Through sequence similarity searching from NCBI, we found a 60 bp longer version of FANCD2 coding cDNA, encoding a protein carrying more than 95% of homology with the known “FANCD2” protein. We named the newly recognized version of FANCD2, −“FANCD2-V2”−(V2), and −“FANCD2-V1”− (V1) for the long- known form. As this distinction has not been previously described, many of the reported functions of FANCD2 could reflect the properties of either V1, V2, or both. In this study, we are among the first to report an overlooked representative of the FA signaling pathway, which we termed FANCD2-V2. Our data show that this variant of FANCD2 exhibits greater association with non-malignant cells compared to malignant cells and properties of a potent tumor suppressor. Most importantly, we found that PAS plays a critical role in regulating the expression of different variants of FANCD2.
The overlooked FANCD2 variant (FANCD2-V2) appears to be a more potent tumor suppressor than the long-known one (FANCD2-V1)
Considering the importance of FANCD2 in the FA pathway, we investigated its potential homologs and found that, besides the long-known form of FANCD2 (NCBI RefSeq accession# NM_001018115.2 and NM_001319984.1, which code the same FANCD2 protein), there is an overlooked alternative variant (NCBI RefSeq accession# NM_033084.4). This newly discovered variant, which we named FANCD2-V2, has not been previously characterized. Henceforth, in order to both recognize and distinguish the two variants we have named the long-known form of FANCD2, FANCD2-V1. As shown in Figure 1A, the cDNA of V1 encodes 1451 amino acids (AAs), compared to V2, which encodes 1471 AAs. Additionally, both these variants share a large common region of 1427 AAs at the amino terminal. Next, we conducted RT-PCR to determine the V2-expression, using two sets of primers designed to detect specific regions of V2 and V1 respectively. In three sets of matched lung tissue samples (malignant versus adjacent non-malignant), we found that V2 is relatively, highly expressed compared to V1 in non-malignant tissues (Figure 1B), noting that the ratio of V2 over V1 (V2/V1) is higher in matched normal lung tissue samples compared to corresponding malignant tissue samples (Figure 1B). Similar results were also obtained in cell lines tested (Figure 1C), which suggest that V2 may possess more potent tumor suppressor capabilities than V1.
Figure 1: Two variants of FANCD2: namely “FANCD2-V1 (V1)” for the long-known FANCD2 and “FANCD2-V2 (V2)” for the overlooked one. V2 is relatively highly expressed in benign cells or tissues as compared to V1. (A) FANCD2 gene contains two potential polyadenylation signaling motifs, which result in two proteinic variants: V1 and V2 that have a large common amino terminal (1427 AAs) (green-colored) and a 24 or 44 unique AA at the C-terminal respectively (red/V1 or blue/V2) (Black arrowheads indicate the RT-PCR primers used for detecting V1 or V2 mRNA expression.). (B) RT-PCR shows V1 or V2 relative expressions in malignant or matched non-malignant lung tissues. V2 is relatively high expressed in non-malignant tissues as compared to V1 (t-test, **p < 0.01). (C) RT-PCR shows V1 or V2 relative expressions in malignant or non-malignant human cell lines. V1 expression is relatively higher than V2 in malignant cells or transformed cells (PA-1, U2OS, HCT116, RKO, HT-29, LoVo and 293T) compared to non-malignant cells tested (CRL-1790, 293 and WI38) (t-test, **: p < 0.01). (All bar graphs were plotted from ImageJ quantification of RT-PCR results.)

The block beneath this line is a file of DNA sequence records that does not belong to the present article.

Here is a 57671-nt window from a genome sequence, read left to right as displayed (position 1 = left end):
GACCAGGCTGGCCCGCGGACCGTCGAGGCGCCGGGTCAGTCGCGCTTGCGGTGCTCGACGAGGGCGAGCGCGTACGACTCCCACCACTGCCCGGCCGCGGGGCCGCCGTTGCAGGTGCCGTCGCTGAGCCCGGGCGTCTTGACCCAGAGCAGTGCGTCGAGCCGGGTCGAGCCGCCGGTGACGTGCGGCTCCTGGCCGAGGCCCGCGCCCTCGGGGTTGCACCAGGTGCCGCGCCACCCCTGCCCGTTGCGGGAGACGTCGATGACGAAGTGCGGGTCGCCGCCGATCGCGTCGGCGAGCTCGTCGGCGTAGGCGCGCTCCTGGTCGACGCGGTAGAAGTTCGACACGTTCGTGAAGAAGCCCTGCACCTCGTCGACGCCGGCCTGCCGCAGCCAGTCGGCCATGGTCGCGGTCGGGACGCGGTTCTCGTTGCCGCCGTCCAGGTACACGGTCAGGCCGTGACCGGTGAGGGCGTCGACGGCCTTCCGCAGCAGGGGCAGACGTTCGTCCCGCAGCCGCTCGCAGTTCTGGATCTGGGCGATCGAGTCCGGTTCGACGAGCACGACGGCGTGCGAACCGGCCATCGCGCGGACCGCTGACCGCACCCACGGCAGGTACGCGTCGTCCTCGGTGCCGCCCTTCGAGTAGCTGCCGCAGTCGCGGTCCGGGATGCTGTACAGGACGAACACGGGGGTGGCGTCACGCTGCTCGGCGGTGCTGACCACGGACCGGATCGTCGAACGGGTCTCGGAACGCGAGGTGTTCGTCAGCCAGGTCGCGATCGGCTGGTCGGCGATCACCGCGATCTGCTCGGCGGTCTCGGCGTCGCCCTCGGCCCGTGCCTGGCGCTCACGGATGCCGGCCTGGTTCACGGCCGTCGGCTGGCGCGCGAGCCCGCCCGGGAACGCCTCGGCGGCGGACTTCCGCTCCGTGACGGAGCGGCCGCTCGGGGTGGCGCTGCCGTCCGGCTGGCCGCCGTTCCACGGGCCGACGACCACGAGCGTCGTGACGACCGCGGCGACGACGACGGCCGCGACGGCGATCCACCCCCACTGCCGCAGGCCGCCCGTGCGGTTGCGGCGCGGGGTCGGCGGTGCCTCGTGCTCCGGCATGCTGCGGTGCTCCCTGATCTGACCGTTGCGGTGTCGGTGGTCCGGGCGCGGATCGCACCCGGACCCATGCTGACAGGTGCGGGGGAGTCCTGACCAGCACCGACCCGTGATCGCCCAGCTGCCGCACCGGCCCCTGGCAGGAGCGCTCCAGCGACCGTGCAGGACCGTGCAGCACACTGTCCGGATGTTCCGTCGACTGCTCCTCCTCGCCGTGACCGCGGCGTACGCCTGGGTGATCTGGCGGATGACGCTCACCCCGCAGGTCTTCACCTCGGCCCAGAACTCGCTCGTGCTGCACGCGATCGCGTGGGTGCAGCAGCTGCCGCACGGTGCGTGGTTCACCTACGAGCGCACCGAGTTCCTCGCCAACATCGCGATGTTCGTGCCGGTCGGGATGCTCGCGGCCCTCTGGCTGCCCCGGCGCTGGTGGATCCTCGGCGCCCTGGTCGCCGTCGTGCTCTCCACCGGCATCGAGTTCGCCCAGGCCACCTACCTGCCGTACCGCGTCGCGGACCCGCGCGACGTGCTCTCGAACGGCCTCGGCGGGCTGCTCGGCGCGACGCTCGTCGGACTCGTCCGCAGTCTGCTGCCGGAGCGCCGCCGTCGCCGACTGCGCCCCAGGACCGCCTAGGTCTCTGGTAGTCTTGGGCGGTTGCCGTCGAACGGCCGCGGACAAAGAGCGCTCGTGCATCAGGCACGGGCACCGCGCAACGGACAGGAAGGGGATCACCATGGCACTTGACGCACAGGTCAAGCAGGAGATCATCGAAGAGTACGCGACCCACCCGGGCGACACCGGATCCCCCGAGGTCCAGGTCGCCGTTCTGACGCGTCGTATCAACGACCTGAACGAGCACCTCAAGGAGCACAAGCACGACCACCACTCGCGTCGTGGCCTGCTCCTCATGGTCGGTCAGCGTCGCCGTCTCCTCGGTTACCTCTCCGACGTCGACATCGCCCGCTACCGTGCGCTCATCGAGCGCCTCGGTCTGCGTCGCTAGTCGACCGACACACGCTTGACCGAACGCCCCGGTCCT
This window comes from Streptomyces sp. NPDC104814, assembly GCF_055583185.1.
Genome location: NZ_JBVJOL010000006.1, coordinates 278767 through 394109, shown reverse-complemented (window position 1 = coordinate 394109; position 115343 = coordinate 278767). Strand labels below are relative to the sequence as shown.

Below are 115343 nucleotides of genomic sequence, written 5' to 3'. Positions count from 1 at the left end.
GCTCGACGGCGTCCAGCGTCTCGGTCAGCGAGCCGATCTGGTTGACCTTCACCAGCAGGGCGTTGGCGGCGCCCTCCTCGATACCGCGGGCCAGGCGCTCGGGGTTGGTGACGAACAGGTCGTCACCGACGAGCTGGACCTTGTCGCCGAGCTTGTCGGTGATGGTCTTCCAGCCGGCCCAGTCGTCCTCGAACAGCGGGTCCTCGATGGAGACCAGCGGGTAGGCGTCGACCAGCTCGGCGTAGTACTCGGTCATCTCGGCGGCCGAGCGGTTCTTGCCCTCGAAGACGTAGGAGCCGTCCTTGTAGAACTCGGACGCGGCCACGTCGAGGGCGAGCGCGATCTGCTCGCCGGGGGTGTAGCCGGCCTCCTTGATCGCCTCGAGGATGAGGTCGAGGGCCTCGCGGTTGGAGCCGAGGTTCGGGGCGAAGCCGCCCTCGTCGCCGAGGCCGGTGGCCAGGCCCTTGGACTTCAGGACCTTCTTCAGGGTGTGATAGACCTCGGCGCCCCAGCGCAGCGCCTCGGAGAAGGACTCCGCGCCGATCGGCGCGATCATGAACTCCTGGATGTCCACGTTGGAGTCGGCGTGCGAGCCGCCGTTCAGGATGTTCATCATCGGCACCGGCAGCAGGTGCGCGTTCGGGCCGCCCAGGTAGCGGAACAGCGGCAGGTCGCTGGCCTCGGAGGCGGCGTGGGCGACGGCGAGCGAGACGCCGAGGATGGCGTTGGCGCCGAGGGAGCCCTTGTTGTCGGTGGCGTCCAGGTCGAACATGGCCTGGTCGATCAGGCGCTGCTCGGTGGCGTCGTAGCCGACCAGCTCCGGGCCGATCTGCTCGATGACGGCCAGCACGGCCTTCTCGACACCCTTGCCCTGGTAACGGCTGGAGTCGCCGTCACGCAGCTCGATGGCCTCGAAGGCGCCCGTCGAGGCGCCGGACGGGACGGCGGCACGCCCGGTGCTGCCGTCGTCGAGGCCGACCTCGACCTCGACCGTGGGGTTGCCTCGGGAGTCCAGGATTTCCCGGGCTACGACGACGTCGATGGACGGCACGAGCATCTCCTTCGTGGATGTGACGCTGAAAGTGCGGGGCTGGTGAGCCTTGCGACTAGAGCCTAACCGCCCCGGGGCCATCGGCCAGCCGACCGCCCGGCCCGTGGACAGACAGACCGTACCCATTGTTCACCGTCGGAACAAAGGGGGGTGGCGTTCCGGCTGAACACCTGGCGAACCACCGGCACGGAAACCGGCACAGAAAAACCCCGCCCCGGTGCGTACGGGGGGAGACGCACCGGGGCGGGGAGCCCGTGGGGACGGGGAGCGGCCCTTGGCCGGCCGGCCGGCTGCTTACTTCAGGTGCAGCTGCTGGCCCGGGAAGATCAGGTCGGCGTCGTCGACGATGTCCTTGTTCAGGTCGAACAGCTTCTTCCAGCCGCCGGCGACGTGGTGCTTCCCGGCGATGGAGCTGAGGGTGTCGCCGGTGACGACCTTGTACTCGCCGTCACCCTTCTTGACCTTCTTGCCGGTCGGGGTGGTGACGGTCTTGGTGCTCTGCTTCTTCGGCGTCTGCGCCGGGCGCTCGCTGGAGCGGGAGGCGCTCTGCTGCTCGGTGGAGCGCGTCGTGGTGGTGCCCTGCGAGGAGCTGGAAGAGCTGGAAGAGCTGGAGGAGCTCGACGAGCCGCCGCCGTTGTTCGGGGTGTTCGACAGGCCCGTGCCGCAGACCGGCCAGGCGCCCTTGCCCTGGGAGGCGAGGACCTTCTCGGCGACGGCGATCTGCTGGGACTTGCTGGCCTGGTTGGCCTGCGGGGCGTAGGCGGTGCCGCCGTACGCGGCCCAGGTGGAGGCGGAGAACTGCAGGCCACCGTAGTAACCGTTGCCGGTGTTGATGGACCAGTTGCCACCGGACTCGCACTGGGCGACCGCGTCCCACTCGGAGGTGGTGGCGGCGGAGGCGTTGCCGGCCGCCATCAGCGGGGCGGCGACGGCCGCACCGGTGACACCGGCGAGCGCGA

RNA polymerase II is much less interactive with the distal-PAS region of FANCD2 gene in non-cancer cells compared to the cancer cells, and the usage of the distal-PAS defines V1 pre-mRNA
To understand how FANCD2-V2 expression is regulated, we thoroughly analyzed the gene structure of FANCD2. Inspection of the FANCD2 gene showed two potential polyadenylation sites, a proximal or distal site, associated with V2 and V1 respectively (Figure 1A) . Accordingly, the synthesis of pre-mRNA by RNA Pol II is terminated earlier for V2 transcript compared to V1, attributed to the alternative polyadenylation sites we have identified (Figure 1A). Despite this, the corresponding transcript for V2 generates a longer version of mRNA, compared to V1. This is because V1 has an intact last intron, carrying both 5′ donor and 3′ acceptor sequences, which is missing in the V2 transcript, and the resulting partial intron completely was processed into the last exon of V2 mRNA. Underlying this, the two FANCD2 variants appear to depend on the location of either the proximal or distal PAS. Thus, we hypothesized that RNA Polymerase II activity may cease at the proximal PAS region in order to generate V2 pre-mRNA, whereas the distal PAS is employed for the production of the long-known V1 transcript [43, 44].
To test this, we performed RNA Pol II ChIP with two sets of ChIP PCR primers as illustrated in Figure 2A. Our data showed that DNA fragments at the distal PAS region pulled down by pol II antibodies was higher in malignant cells (RKO & HCT116) (Figure 2B, 2C), compared to non-malignant cells (CRL-1790 & HEK293). Accordingly, the binding between the DNA fragments at the distal PAS region and RNA pol II was reduced, and the low or high V2/V1 expression ratio was found respectively in these malignant or non-malignant cells (Figure 1C and Figure 2D). These results demonstrate that the alternative PAS plays an essential role in regulating the expression of V1 and V2, adding an additional level of complicity to the tumor suppressor roles of FA signaling.
Figure 2: RNA polymerase II binds relatively more to the distal PAS region of FANCD2 gene in cancer cells as compared to the non-cancer cells. (A) Alternative Transcription Termination Site (TTS) follows alternative PAS, and RNA pol II dissociates from DNA template at TTS and stops transcription , upon which DNA fragments after TTS can be distinguished by the binding capacity of pol II antibodies. As green arrowheads indicated, proximal or distal primer-bracketed regions pulled down by pol II antibodies are able to define the frequency of usage for proximal or distal PAS during the transcription. Therefore, the dash red line indicates the region where pol II is unable to binds when proximal-PAS is used. (B, C) Pol II antibodies pulled down relatively more DNA fragments located at the distal-PAS region in malignant cells (HCT116 or RKO) as compared to the non-malignant cells (CRL1790 or HEK293). t-test, *p < 0.05; **p < 0.01. (The bar-graph was plotted from Real-time qPCR.). (D) The V1 or V2 mRNA expression in these cells used for ChIP or RIP (next figure): V1 expression is relatively higher in non-malignant cells compared to malignant cells.